Pizza

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That’s all you’ve got to say and they come running.  Few things make me as content in the kitchen as making pizza.  It’s a slow-down, wine-in-hand, stop-and-smell-the-pepperoni, family-absorbing time.  I putter around making dough and sauces, cutting up, and sauteeing… it can take as little as half-an-hour to prep or upwards of half a day, depending on my mood.  Both can turn out faboo pies and attract wayward family members from the far corners.

Old Nonnie emigrated to the United States from Naples, Italy, home of the most fantastic thin-crust pizza which is my personal favorite.  I don’t know that Nonnie ever made pizza but Aunt Dot does, Monica does, and several of the cousins do.  While on a trip to Italy, Aunt Dot ingratiated herself (her non-Italian speaking self so I am still curious as to the method) into the kitchen of a pizza master in Naples to get his secrets.  She’s gotten something because the woman can make a fine pie.  Come to think of it, a pizza throw down a la Bobby Flay with the family could be a lot of fun.  Or not. I don’t have wine glass in hand at the moment so I’m leaning toward not.  I’ll think on that one.

My only research involves eating pizza.  I like pizza.  But I am very picky.  I like a thin chewy-crisp crust.  It has to have a bit of char on the bottom and not a lick of underdoneness to the dough.  Oh, even typing that gives me the ughs.  Sauce should be applied sparingly and so should the toppings.  Those commercials on television for the $5 behemoth doughy triangles bending under the weight of grease-glistened toppings make me think a movement should be afoot to get people making their own.  Once you see how easy it is, you’ll kick yourself for ever thinking that delivery of mass-produced demon dough disks is the way to go.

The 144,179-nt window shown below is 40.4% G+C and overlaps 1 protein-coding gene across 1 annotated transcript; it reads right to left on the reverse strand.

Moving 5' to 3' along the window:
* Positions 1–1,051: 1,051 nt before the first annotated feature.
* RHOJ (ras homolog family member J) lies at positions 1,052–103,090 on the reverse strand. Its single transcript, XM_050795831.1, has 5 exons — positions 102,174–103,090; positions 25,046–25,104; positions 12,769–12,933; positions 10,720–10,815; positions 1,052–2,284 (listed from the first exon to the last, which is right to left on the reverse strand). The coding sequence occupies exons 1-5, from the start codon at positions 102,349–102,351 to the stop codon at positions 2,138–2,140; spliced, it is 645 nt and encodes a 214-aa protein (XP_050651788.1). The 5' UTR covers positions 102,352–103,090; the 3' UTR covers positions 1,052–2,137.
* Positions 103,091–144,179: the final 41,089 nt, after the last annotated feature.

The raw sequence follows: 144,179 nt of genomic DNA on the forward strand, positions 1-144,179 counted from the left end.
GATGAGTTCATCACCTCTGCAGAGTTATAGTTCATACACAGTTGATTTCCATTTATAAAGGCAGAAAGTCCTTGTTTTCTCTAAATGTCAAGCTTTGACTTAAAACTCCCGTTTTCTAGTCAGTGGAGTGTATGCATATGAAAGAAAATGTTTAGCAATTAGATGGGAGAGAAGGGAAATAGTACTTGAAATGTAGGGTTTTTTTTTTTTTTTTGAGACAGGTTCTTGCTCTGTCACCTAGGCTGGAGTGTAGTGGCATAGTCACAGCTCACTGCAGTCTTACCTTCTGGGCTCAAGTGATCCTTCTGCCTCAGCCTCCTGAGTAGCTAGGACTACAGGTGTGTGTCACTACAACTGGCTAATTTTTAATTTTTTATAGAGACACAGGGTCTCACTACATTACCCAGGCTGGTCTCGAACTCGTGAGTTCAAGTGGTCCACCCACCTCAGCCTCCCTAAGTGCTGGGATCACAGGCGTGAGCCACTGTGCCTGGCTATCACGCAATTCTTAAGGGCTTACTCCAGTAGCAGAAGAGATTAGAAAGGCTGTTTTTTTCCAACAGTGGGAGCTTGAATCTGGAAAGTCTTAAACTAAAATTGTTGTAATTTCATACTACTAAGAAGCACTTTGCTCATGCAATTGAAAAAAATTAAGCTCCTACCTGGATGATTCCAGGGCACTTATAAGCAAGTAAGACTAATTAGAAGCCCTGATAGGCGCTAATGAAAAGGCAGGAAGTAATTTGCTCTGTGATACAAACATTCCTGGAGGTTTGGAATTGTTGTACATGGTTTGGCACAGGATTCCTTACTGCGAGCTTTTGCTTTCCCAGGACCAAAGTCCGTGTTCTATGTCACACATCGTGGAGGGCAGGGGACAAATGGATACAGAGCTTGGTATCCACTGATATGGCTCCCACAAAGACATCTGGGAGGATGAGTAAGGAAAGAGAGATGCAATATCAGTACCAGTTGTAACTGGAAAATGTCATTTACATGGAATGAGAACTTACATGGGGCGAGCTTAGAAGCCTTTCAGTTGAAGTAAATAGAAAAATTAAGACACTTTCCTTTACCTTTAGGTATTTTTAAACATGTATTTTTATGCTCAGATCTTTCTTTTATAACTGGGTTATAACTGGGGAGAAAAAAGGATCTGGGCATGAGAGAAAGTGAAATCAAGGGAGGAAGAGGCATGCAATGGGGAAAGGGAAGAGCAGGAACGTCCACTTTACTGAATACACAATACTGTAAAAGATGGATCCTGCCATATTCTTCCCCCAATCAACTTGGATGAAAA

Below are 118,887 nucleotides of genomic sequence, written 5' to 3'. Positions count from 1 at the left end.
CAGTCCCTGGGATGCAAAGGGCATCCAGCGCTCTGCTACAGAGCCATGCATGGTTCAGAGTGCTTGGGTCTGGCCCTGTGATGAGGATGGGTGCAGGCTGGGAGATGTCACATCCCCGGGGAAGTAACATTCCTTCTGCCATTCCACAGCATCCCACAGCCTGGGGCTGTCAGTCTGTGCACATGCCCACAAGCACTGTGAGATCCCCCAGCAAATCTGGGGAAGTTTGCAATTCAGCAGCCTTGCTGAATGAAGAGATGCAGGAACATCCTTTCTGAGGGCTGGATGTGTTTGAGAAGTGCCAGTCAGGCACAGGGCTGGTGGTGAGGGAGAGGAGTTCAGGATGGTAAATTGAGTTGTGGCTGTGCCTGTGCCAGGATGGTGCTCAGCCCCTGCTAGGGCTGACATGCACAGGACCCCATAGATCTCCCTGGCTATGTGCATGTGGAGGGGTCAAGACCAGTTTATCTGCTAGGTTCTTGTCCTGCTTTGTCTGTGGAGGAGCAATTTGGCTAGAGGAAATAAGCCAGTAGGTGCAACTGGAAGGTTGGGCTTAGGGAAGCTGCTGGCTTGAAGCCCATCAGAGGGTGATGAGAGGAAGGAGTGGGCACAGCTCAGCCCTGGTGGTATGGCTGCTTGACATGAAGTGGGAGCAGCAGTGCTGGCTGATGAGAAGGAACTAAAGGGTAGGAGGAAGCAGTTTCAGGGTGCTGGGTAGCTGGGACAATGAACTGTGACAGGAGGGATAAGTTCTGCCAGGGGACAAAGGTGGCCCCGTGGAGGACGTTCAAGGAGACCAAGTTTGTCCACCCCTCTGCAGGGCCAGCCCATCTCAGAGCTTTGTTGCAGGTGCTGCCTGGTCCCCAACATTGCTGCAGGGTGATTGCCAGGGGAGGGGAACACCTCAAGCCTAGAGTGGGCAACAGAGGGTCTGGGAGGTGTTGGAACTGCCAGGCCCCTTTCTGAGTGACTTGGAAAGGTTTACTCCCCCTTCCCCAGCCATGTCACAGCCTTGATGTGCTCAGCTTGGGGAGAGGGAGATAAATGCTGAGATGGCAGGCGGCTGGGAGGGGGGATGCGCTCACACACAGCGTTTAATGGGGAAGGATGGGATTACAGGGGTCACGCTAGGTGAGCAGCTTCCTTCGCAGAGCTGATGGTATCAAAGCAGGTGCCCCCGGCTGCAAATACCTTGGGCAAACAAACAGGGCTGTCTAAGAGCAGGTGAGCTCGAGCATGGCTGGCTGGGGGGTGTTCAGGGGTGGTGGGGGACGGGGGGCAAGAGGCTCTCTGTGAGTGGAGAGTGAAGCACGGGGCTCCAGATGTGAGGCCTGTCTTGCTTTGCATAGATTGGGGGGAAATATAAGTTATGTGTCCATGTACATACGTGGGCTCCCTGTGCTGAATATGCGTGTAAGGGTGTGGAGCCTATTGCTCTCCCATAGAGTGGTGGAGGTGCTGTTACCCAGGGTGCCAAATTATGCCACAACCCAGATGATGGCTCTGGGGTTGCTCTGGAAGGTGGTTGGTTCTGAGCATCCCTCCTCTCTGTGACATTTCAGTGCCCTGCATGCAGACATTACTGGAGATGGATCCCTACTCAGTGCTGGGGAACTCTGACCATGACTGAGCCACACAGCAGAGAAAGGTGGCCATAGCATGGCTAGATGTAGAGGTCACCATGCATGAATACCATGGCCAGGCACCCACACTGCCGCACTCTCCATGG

I’ve been using the same dough recipe for years, snicked from Wolfgang Puck, always doubled (the recipe below is doubled) and usually rested for far longer than he recommends.  Though some will argue that any old flour works, I’ve found that King Arthur Lancelot gives the best chewy-crispness to the crust.  This has to be mail-ordered; however, so a lot of the time I use their unbleached AP.

My red sauce is now an uncooked version, something I learned from Monica (my very favorite sister) after years of cooking my sauces.  This is superior in fresh taste, leaves fewer pots to clean, and can be made last minute or early in the day to get to know itself until I’m ready to use it.